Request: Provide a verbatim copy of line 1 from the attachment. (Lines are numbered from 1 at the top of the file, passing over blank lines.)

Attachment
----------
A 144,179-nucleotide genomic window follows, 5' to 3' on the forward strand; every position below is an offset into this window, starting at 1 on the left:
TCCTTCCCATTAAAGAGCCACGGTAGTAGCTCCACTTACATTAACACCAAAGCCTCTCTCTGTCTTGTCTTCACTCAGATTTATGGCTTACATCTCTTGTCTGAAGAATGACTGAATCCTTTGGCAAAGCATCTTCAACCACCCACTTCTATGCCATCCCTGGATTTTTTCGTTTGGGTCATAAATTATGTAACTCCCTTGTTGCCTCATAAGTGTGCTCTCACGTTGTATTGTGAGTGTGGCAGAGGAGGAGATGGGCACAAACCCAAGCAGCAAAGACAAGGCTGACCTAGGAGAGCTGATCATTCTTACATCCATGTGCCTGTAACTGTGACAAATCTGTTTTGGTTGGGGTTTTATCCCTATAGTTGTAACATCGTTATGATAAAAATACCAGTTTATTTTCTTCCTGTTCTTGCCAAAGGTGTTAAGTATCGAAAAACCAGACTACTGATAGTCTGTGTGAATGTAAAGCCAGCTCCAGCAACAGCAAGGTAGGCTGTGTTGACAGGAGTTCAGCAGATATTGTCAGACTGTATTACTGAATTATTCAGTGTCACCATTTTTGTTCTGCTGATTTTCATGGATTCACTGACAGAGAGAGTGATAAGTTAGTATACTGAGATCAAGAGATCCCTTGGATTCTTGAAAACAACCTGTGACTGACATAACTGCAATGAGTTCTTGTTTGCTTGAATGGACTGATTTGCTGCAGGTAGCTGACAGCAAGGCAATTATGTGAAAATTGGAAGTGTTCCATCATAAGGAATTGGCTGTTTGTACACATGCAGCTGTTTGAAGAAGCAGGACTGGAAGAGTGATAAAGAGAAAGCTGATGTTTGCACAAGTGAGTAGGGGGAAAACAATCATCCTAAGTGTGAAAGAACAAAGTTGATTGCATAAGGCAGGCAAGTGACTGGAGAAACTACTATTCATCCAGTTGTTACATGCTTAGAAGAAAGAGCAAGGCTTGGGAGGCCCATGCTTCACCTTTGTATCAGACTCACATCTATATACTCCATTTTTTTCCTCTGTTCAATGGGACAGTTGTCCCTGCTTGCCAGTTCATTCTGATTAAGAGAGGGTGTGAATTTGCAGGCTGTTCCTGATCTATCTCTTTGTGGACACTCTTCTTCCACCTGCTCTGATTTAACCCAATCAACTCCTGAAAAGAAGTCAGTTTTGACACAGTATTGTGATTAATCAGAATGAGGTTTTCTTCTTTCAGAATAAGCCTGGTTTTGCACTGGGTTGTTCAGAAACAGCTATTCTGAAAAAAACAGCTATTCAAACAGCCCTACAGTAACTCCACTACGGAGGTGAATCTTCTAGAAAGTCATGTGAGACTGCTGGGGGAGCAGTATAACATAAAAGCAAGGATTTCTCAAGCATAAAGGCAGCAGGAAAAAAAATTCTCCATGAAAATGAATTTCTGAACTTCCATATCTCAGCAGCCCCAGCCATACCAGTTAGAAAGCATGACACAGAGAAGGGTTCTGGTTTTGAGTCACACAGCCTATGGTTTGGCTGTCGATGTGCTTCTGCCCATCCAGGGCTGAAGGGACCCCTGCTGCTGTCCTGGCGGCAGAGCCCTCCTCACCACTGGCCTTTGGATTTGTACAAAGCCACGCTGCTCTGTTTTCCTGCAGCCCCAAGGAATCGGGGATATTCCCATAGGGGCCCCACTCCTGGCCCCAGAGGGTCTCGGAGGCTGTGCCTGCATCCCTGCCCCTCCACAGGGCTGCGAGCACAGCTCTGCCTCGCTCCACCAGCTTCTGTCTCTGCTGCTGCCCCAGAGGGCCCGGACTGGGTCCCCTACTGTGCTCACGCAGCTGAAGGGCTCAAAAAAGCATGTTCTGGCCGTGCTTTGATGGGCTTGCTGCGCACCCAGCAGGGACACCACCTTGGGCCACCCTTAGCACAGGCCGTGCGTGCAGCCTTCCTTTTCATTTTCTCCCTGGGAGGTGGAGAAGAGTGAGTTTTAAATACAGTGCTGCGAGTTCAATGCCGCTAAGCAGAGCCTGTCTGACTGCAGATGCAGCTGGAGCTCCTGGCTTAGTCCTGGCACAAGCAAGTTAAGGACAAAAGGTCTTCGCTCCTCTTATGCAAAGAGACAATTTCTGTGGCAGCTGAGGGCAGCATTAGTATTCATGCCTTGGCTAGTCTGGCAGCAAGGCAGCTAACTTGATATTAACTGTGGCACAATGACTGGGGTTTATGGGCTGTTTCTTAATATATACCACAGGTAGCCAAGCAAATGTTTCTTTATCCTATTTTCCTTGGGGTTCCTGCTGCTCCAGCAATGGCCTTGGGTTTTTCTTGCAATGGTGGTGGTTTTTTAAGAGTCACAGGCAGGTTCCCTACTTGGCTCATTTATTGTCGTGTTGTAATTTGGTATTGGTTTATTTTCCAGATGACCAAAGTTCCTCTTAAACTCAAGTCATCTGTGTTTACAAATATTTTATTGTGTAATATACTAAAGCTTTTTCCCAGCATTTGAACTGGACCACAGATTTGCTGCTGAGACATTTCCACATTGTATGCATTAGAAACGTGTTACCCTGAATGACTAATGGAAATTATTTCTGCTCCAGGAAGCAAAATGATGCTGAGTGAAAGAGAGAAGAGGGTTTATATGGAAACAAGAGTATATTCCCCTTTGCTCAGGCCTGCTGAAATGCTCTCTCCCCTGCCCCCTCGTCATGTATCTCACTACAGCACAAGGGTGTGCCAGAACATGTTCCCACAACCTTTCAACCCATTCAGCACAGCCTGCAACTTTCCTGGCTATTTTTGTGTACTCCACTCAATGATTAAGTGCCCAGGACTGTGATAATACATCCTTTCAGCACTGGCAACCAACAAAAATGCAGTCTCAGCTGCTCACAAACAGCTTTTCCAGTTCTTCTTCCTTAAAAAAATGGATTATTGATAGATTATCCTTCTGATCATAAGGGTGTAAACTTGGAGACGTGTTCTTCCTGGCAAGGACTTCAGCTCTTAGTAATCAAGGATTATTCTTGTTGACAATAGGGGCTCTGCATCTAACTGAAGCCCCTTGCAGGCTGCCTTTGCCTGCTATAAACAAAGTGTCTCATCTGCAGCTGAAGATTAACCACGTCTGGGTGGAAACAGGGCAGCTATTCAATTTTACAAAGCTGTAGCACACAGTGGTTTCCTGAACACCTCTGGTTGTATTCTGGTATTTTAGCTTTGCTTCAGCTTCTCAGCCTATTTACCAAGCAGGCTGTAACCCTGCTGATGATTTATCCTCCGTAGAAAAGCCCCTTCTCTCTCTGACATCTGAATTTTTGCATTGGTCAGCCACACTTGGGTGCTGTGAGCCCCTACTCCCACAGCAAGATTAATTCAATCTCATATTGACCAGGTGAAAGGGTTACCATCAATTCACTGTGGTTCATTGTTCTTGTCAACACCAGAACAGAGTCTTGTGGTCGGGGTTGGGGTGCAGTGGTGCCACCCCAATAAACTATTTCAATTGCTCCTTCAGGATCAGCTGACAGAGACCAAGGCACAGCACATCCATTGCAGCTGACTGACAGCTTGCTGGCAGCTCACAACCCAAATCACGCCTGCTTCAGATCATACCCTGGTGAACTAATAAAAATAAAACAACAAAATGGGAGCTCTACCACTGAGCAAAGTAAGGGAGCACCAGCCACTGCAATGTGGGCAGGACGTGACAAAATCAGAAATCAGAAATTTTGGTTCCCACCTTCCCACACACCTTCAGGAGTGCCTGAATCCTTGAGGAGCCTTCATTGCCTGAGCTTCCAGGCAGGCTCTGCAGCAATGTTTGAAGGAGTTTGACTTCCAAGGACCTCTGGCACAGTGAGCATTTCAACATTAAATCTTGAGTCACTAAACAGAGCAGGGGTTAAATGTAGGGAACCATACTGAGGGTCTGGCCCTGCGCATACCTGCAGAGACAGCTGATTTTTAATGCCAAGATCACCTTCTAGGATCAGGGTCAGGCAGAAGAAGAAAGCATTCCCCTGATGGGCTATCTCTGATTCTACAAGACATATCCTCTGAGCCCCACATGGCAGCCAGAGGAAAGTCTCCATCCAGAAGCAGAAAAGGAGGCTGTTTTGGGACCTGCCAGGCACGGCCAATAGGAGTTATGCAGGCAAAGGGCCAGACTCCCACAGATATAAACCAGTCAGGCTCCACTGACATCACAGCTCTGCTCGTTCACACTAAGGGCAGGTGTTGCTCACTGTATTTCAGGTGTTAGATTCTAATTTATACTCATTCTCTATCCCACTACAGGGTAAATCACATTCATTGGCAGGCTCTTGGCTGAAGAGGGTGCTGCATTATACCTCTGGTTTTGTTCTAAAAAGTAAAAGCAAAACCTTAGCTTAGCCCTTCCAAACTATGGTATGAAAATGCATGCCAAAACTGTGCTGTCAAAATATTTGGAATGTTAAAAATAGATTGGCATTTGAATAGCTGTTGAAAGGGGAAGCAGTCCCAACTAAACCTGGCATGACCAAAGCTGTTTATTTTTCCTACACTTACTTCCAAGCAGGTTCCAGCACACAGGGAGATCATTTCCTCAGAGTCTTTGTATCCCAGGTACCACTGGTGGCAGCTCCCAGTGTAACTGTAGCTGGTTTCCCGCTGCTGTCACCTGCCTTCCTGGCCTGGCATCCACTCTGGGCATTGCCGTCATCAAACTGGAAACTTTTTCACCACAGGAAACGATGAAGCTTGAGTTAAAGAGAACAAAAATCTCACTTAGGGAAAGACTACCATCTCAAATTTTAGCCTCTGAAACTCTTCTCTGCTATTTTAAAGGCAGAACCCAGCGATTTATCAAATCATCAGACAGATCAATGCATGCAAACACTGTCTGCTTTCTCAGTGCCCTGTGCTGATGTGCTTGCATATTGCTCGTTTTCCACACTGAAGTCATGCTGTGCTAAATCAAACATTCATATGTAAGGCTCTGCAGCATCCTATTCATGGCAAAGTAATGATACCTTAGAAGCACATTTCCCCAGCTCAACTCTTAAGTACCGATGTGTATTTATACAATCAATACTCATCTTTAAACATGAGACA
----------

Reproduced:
A 144,179-nucleotide genomic window follows, 5' to 3' on the forward strand; every position below is an offset into this window, starting at 1 on the left: